Just when we thought we were moving towards early signs of growth, we stumbled on the last quarter data where growth has stalled in U.S.; the role of monetary policy seems to be overstated and more so when liquidity is never a problem now while that is what we are flooding the market with. It reminds one of the golden rule of money, one that was said by no other than John Stuart Mill, “"There cannot . .. ," he wrote, "be intrinsically a more insignificant thing, in the economy of society, than money; except in the character of a contrivance for sparing time and labor. It is a machine for doing quickly and commodiously, what would be done, though less quickly and commodiously, without it: and like many other kinds of machinery, it only exerts a distinct and independent influence of its own when it gets out of order". Milton Friedman on the other hand noted in his seminal article ‘The Role of Monetary Policy’, “that (1) It cannot peg interest rates for more than very limited periods; (2) It cannot peg the rate of unemployment for more than very limited periods.” We have therefore too much expectation bunched up for central banks to deliver, which they have very little in their armor to facilitate.

  5. CommentedPaul A. Myers

    Rightly or wrongly, the Republican attack on "spending" is aimed at the increasing share of GDP going to various cross-subsidy programs sponsored by government. There is a sense by many taxpayers that there is something "unfair" in this redistribution.

    I suspect the middle of the Democratic officeholder class in Washington is simply not going to support "spending" in the general sense.

    So the equilibrium political point in the US is now towards slow growth.

  6. CommentedMark Pitts

    The good profesora doth seek to mislead her readers: Global investors have not in fact “flocked to US government debt.”

    An amount roughly equal to the last three years’ total deficit has been purchased by the Federal Reserve, using their printing press. Thus, there has been essentially no new net investment in US debt by world investors for the last three years.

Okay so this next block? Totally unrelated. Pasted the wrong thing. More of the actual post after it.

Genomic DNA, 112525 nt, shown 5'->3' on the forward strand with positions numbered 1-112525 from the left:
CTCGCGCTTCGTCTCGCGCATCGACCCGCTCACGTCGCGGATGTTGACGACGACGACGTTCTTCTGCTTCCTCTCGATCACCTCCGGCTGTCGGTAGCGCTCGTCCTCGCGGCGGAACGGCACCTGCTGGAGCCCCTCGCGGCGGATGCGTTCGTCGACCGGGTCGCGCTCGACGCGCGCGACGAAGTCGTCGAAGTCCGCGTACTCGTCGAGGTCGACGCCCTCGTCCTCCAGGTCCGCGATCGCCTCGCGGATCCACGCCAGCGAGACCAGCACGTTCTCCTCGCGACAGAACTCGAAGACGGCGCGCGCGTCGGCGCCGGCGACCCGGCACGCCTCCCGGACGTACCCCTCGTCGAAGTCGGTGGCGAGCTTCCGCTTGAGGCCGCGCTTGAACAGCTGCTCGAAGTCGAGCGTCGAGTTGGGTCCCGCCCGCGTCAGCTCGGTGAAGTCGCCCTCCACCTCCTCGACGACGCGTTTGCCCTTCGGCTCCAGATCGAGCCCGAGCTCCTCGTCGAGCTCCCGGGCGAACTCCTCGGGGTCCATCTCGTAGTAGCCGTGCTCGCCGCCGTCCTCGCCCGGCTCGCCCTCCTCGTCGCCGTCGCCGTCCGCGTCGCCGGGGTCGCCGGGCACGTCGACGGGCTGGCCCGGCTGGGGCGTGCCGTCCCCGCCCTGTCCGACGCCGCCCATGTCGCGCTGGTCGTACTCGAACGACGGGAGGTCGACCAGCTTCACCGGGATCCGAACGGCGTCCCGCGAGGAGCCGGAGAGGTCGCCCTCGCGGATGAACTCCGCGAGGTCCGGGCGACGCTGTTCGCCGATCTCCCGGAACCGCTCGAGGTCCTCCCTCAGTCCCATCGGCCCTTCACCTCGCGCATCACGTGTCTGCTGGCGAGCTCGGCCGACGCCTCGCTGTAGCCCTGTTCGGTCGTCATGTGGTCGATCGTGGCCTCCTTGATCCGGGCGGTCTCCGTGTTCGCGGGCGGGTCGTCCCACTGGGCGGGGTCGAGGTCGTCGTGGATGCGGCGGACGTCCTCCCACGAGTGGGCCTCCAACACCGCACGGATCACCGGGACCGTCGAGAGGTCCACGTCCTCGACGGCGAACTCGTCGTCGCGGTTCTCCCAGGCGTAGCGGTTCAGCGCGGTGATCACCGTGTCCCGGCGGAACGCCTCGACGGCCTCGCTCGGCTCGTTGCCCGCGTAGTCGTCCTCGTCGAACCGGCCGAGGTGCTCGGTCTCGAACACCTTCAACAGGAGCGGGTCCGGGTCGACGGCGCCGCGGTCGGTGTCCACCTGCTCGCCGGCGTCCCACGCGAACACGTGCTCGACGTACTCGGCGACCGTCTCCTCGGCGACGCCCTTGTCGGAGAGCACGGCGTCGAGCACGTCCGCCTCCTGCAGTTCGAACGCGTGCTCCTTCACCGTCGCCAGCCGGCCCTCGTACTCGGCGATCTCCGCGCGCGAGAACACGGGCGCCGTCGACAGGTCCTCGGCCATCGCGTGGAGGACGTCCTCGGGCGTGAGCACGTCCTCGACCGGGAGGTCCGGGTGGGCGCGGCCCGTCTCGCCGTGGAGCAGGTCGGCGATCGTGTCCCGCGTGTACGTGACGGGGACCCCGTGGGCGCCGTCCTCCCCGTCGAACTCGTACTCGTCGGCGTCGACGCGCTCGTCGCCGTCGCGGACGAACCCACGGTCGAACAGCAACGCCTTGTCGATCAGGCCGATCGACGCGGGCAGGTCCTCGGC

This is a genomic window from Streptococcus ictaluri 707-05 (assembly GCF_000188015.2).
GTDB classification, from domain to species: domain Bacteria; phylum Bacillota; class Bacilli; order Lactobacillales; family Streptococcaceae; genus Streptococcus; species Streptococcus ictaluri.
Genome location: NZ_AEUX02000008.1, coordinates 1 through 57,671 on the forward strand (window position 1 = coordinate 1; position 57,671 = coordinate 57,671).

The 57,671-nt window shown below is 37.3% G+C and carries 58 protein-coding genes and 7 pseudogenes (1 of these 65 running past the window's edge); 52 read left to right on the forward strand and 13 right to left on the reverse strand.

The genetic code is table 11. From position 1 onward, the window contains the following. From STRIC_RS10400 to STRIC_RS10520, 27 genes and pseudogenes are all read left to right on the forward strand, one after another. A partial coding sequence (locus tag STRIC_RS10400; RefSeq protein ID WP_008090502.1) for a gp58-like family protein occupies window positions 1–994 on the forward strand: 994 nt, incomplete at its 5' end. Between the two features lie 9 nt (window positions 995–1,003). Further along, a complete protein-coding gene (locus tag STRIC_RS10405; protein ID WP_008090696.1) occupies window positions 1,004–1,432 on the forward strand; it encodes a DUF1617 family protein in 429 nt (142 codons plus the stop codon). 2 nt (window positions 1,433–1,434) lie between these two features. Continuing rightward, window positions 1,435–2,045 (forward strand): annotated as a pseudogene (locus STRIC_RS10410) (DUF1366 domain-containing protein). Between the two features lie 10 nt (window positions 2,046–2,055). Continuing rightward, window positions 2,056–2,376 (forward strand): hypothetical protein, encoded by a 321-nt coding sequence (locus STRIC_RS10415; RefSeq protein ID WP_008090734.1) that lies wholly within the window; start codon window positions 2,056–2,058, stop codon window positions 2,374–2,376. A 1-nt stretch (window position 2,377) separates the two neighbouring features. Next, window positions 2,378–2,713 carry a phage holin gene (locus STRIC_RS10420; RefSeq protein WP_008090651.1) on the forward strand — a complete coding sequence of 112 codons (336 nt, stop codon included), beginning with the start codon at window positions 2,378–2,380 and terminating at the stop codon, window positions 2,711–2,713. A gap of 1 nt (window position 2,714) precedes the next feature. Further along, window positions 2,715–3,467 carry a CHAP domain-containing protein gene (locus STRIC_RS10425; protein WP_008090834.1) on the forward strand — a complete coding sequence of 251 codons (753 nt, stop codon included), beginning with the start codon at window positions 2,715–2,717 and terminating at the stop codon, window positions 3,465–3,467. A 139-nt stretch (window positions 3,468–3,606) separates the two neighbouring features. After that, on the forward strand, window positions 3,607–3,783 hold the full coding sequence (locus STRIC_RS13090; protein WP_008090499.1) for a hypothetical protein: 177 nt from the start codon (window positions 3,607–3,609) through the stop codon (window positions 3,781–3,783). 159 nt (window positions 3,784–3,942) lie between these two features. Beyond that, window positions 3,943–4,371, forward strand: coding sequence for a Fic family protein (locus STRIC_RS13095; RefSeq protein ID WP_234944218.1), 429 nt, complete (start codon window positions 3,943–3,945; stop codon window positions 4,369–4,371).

And those global investors who appeared to “flock” to US Treasuries were actually “fleeing” from bonds issued in euros, understandable since it was a currency that many were predicting would cease to exit.

    The professor makes her assessments “based on current economic assumptions” meaning, no doubt, that we are soon to return to 3-4% growth. How else could she conclude that current deficits of around $1 trillion per year can be stabilized with cuts of $2.4 trillion spread over ten years?

    In any case, if the average interest rate on US debt increases by just 1.7% in the years ahead, that $2.4 trillion ten-year savings ($240 billion per year) goes to pay higher interest rates, and the deficit goes back up despite the cuts.

    And in ten years, the Medicare disaster will hit with full force, but let’s not even speak of that...

    Academic economists and government officials may find Ms. Tyson’s analysis convincing, but bond investors everywhere have their eyes on the door.

  7. CommentedZsolt Hermann

    The greatest challenge is to understand there there is no return to growth, at least not the way it happened so far.
    When we talk about "refocusing" it means to understand the root causes behind the crisis, or more precisely system failure instead of continuing with superficial, cosmetic adjustments.
    The present overconsumption, over production economic model is totally unnatural, thus it is unsustainable.
    People are not searching for, working for, paying for goods to satisfy natural, modern, human desires, but they are craving for artificial desires the sophisticated marketing machinery and the subsequent social pressure forces on them.
    Through multiple factors this illusion, this "Matrix" has come to an end, it is impossible to sustain. More and more people and nations are "disconnecting from the Matrix" for different reasons.
    The debt burden, the social inequality, the exhausted natural resources and environmental damage brought the whole present human system into a dead end.
    We cannot avoid looking into the mirror and accepting defeat.
    Accepting the inevitable now and starting to build a new system while we are still in a relatively healthy shape is much better than waiting for a total meltdown and then starting panic reactions.
    We cannot cheat nature and natural laws, we are part of the system not above it.
    It is time we wake up and adapt to the system before we are forced to do so.